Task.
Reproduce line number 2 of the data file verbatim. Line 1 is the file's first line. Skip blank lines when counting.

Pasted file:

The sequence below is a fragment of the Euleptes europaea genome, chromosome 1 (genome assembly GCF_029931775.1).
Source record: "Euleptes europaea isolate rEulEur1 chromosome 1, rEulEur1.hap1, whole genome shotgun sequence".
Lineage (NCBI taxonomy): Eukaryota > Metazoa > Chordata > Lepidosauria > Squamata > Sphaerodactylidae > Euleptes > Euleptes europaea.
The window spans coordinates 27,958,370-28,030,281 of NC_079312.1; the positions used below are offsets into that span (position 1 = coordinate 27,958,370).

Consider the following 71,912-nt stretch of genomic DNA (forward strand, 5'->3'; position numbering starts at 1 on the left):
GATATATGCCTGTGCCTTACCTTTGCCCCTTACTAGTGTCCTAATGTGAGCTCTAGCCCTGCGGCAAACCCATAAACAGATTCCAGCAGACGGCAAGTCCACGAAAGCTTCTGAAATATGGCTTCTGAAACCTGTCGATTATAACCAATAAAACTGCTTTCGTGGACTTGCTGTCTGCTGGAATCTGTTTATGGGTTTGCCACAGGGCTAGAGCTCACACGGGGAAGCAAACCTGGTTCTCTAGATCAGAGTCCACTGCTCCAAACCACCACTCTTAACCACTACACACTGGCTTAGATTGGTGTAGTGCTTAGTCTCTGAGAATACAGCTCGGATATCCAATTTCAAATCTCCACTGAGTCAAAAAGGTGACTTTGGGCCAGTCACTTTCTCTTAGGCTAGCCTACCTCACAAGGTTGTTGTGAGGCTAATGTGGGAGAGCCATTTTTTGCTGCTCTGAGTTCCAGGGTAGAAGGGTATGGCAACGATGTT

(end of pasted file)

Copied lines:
Source record: "Euleptes europaea isolate rEulEur1 chromosome 1, rEulEur1.hap1, whole genome shotgun sequence".